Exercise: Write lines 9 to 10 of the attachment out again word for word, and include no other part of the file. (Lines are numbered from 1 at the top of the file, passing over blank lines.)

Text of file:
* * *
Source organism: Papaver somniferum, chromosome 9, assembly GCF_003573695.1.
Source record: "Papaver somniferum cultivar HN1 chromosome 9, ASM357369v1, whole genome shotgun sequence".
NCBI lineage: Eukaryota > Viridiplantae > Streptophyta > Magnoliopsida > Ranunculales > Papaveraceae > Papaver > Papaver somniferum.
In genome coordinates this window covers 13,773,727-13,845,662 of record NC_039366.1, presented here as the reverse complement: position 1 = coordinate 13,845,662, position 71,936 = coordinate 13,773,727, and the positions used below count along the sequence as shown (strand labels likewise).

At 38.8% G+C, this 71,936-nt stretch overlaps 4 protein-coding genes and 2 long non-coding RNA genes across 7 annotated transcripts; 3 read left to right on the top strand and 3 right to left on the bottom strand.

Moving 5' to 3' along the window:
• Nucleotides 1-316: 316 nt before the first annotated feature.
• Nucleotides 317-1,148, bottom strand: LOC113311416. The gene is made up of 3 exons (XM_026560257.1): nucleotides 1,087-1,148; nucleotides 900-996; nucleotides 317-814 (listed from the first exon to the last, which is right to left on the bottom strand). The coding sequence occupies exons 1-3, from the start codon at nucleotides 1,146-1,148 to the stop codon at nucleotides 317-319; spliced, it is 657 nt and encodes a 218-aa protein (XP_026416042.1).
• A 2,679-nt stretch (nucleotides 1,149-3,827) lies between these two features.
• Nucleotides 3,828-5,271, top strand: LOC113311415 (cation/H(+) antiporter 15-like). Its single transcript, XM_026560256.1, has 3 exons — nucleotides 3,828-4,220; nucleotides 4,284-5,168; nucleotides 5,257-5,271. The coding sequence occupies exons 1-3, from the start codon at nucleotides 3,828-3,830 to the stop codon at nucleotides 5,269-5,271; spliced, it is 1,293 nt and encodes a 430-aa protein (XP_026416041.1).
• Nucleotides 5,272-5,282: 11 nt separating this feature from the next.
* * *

• A 2,679-nt stretch (nucleotides 1,149-3,827) lies between these two features.
• Nucleotides 3,828-5,271, top strand: LOC113311415 (cation/H(+) antiporter 15-like). Its single transcript, XM_026560256.1, has 3 exons — nucleotides 3,828-4,220; nucleotides 4,284-5,168; nucleotides 5,257-5,271. The coding sequence occupies exons 1-3, from the start codon at nucleotides 3,828-3,830 to the stop codon at nucleotides 5,269-5,271; spliced, it is 1,293 nt and encodes a 430-aa protein (XP_026416041.1).